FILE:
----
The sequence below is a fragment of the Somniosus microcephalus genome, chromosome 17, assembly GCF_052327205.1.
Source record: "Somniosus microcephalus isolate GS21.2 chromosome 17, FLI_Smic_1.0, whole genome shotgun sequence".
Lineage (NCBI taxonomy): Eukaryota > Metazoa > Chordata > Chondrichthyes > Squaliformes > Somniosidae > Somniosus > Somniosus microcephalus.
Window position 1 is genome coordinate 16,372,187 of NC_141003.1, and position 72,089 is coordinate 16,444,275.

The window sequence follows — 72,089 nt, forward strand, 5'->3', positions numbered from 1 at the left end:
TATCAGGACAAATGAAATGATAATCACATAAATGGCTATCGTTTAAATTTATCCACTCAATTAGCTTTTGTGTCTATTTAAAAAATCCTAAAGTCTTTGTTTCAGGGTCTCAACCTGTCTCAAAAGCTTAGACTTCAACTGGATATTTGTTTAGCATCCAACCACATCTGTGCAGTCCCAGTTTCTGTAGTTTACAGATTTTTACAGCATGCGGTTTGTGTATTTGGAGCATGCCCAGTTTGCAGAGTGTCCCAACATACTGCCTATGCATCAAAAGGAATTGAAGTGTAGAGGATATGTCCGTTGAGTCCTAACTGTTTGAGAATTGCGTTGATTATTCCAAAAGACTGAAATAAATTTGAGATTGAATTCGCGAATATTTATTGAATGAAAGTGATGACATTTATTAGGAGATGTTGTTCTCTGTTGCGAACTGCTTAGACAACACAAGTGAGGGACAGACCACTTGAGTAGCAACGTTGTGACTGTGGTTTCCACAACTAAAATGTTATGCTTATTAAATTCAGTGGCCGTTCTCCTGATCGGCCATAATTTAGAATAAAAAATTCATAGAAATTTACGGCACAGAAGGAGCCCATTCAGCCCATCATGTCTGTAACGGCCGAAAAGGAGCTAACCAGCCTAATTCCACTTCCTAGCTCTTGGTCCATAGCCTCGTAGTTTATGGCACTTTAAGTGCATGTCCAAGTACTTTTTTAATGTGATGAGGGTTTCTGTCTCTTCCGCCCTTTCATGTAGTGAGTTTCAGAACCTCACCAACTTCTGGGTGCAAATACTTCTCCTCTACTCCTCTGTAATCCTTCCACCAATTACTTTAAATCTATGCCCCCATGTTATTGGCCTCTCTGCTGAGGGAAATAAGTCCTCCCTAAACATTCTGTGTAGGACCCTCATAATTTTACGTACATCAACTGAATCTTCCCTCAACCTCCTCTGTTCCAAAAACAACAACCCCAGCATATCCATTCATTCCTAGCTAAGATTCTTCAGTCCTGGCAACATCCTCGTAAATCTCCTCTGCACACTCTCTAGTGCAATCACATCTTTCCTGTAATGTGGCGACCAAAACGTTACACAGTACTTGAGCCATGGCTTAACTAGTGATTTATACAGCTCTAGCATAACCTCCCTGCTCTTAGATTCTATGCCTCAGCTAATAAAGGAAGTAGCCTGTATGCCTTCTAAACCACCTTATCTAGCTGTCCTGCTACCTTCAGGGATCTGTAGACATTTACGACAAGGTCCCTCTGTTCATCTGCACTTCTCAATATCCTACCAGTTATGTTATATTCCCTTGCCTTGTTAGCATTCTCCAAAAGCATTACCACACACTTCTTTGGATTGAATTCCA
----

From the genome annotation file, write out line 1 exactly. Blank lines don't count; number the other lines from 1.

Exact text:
The sequence below is a fragment of the Somniosus microcephalus genome, chromosome 17, assembly GCF_052327205.1.